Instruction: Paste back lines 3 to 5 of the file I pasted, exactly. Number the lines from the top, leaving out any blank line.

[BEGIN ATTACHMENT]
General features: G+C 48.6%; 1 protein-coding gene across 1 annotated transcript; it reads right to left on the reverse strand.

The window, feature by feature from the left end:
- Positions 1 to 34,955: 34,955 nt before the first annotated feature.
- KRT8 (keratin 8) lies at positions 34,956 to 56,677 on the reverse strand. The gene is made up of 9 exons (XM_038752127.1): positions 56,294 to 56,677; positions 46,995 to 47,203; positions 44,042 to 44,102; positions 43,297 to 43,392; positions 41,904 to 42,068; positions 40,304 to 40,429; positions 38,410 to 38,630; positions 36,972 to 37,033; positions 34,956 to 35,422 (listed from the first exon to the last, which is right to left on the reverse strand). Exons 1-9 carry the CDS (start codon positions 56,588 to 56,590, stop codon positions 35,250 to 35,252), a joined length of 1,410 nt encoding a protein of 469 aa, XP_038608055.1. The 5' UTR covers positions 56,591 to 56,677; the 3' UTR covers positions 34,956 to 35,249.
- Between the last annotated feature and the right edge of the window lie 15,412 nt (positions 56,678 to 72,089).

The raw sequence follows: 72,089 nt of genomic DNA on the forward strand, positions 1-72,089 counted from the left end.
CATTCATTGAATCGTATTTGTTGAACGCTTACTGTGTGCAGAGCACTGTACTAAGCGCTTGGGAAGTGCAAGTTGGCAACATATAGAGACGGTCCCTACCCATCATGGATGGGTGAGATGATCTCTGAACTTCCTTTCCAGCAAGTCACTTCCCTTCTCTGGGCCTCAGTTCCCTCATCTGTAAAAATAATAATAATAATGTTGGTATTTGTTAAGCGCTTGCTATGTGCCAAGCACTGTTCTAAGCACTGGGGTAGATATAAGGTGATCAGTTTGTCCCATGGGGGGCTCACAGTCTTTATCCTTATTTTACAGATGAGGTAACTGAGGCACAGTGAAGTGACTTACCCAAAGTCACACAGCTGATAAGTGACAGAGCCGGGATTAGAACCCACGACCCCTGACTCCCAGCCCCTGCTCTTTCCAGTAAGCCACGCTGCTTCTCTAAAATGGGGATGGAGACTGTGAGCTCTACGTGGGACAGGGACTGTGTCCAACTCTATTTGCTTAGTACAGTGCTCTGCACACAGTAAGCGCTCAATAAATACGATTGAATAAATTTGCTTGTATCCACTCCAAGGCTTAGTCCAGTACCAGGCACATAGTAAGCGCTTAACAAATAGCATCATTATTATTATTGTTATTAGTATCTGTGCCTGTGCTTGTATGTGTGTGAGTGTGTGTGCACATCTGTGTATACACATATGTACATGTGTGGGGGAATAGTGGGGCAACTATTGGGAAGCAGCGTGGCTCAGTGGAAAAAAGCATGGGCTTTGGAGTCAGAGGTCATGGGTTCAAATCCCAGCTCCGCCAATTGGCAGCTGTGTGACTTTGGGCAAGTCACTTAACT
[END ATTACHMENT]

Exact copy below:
- Positions 1 to 34,955: 34,955 nt before the first annotated feature.
- KRT8 (keratin 8) lies at positions 34,956 to 56,677 on the reverse strand. The gene is made up of 9 exons (XM_038752127.1): positions 56,294 to 56,677; positions 46,995 to 47,203; positions 44,042 to 44,102; positions 43,297 to 43,392; positions 41,904 to 42,068; positions 40,304 to 40,429; positions 38,410 to 38,630; positions 36,972 to 37,033; positions 34,956 to 35,422 (listed from the first exon to the last, which is right to left on the reverse strand). Exons 1-9 carry the CDS (start codon positions 56,588 to 56,590, stop codon positions 35,250 to 35,252), a joined length of 1,410 nt encoding a protein of 469 aa, XP_038608055.1. The 5' UTR covers positions 56,591 to 56,677; the 3' UTR covers positions 34,956 to 35,249.
- Between the last annotated feature and the right edge of the window lie 15,412 nt (positions 56,678 to 72,089).